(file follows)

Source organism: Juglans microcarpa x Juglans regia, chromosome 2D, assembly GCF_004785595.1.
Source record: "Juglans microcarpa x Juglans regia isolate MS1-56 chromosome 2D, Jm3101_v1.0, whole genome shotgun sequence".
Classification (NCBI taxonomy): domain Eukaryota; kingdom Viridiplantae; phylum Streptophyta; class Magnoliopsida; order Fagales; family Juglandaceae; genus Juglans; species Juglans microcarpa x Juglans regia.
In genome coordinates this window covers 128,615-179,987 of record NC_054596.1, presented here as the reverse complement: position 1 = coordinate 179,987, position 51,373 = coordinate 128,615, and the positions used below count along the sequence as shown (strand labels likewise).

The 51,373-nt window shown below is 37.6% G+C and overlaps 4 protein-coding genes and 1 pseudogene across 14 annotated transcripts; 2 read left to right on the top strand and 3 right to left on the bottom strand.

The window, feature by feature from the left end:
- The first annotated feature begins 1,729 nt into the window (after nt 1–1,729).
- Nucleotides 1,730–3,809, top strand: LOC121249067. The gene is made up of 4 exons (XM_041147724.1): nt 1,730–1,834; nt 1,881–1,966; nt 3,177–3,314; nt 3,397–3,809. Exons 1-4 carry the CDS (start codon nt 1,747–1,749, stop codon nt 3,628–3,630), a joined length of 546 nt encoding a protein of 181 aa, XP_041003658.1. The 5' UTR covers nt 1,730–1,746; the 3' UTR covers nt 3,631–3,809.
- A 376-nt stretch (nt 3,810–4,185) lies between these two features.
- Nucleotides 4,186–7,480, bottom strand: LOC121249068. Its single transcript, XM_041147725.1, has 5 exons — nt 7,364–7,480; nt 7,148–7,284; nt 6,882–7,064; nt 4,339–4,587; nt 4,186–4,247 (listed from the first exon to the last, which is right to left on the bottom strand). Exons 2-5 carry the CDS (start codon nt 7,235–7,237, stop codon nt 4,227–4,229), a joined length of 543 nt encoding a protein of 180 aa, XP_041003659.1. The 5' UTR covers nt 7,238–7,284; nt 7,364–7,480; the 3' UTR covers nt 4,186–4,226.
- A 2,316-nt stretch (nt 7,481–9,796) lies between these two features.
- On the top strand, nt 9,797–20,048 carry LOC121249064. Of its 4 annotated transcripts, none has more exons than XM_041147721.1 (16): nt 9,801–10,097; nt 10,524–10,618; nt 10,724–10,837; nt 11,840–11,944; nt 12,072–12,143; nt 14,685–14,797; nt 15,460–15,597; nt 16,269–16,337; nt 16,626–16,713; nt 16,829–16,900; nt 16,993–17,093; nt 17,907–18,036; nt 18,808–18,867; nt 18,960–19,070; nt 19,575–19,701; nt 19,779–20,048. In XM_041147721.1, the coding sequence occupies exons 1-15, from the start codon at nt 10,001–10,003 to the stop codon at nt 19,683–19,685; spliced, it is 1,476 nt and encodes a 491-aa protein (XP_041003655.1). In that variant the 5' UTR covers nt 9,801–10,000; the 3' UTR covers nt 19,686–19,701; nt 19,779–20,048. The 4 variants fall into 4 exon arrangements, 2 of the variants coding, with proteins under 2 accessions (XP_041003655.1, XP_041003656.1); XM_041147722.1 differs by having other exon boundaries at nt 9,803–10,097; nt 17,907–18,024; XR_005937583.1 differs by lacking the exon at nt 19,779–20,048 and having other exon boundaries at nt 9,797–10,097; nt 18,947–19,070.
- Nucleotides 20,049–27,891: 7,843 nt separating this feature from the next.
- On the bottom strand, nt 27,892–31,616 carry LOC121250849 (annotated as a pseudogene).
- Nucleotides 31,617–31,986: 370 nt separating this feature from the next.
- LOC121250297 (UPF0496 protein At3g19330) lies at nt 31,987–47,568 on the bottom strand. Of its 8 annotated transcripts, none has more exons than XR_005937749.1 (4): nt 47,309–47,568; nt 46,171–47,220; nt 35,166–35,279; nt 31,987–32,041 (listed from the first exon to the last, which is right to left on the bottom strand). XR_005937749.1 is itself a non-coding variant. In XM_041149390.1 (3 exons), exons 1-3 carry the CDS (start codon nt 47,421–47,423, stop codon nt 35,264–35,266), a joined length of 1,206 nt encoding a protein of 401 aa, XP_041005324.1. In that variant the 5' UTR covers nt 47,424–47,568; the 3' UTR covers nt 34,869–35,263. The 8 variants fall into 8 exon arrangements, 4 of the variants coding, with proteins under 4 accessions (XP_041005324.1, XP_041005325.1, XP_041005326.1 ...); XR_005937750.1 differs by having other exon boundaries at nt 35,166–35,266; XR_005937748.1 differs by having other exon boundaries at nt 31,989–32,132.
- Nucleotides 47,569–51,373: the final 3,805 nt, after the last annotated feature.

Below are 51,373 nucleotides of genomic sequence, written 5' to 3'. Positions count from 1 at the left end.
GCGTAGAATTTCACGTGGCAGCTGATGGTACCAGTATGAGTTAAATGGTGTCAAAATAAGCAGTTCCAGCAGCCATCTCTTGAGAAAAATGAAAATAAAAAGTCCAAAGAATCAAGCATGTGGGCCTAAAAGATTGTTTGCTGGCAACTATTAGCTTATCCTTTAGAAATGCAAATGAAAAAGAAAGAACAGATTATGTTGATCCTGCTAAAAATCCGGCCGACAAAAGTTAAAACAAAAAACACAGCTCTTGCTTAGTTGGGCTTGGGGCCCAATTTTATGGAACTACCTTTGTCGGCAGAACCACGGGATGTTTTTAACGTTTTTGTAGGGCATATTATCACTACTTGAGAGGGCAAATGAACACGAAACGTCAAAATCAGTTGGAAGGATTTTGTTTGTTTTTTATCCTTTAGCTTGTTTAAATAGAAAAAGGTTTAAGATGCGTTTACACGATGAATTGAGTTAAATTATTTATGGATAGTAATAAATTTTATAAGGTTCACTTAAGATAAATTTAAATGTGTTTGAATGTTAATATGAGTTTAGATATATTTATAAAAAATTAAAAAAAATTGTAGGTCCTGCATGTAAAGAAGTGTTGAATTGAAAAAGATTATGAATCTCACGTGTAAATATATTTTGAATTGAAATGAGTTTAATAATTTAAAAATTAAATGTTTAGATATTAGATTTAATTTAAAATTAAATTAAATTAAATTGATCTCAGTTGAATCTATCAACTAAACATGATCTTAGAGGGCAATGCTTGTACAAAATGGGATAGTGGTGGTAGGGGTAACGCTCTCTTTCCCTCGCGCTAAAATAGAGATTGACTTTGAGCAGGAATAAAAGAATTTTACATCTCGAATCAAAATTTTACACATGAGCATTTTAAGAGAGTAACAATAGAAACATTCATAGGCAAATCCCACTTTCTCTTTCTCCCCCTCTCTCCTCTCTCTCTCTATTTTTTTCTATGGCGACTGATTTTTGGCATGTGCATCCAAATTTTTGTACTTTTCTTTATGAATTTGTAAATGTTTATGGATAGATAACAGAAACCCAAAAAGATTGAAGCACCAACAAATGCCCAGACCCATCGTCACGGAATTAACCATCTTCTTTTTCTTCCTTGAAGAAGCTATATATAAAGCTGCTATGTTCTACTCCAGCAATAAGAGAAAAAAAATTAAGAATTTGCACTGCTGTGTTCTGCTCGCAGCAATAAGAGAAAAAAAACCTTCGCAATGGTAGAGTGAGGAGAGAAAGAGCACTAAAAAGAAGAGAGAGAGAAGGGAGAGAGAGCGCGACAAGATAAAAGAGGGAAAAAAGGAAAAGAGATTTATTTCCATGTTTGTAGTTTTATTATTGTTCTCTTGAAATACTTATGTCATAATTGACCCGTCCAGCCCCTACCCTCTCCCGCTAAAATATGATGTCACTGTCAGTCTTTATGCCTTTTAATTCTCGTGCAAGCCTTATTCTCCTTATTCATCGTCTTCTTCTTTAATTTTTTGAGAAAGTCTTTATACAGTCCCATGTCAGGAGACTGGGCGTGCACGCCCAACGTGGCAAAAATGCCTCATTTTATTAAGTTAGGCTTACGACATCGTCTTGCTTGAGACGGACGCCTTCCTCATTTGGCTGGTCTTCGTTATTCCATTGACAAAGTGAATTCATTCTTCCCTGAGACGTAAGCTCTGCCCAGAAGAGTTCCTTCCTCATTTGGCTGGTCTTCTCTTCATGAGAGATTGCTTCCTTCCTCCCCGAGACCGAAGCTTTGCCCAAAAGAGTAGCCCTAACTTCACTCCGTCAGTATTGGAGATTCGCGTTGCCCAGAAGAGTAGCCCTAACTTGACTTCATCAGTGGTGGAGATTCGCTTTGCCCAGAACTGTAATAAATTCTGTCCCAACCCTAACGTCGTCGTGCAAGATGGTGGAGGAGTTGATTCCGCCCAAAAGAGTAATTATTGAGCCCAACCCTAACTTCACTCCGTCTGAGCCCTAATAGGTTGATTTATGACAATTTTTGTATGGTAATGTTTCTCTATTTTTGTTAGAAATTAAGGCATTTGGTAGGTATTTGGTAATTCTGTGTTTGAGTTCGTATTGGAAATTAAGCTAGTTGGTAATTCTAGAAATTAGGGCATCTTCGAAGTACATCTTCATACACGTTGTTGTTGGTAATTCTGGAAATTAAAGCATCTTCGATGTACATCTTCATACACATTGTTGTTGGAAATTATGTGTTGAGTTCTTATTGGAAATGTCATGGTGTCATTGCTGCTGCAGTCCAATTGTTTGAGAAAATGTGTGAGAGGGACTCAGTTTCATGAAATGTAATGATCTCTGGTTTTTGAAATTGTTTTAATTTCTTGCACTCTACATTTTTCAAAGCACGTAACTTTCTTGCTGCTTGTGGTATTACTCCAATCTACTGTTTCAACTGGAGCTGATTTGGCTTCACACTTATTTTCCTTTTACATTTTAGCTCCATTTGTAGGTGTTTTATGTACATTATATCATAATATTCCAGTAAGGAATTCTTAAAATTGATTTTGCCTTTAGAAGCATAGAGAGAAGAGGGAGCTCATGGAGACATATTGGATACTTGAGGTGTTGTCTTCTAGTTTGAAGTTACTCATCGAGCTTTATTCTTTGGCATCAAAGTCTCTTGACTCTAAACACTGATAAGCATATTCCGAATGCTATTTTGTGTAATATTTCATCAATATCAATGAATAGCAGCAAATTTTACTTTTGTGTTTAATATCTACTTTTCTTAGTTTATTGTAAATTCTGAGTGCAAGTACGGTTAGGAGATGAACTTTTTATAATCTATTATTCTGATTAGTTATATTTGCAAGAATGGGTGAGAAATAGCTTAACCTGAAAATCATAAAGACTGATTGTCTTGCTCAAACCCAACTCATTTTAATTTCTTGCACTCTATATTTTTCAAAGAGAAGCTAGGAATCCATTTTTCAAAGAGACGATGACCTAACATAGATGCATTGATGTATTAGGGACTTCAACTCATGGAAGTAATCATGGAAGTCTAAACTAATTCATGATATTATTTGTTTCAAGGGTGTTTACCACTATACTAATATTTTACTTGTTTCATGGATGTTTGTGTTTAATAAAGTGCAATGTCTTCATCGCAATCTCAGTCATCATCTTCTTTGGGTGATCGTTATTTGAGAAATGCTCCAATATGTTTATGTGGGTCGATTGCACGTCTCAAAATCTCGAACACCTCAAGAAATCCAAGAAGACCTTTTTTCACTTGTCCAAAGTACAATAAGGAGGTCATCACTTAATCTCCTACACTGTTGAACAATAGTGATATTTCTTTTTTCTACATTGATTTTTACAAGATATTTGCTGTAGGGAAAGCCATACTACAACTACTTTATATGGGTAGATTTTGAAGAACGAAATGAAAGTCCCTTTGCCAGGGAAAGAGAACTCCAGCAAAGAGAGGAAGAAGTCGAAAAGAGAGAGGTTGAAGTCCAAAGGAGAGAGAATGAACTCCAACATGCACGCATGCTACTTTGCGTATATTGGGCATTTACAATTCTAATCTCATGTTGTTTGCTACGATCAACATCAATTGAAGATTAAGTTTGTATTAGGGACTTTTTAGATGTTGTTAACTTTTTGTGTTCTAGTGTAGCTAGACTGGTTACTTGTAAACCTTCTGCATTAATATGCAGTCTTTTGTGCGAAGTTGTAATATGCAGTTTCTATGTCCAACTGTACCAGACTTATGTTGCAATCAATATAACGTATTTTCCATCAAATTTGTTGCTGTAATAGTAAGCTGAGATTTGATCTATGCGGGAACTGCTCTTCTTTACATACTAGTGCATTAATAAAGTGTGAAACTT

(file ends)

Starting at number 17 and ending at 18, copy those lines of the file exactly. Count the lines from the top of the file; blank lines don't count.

- Nucleotides 47,569–51,373: the final 3,805 nt, after the last annotated feature.

Below are 51,373 nucleotides of genomic sequence, written 5' to 3'. Positions count from 1 at the left end.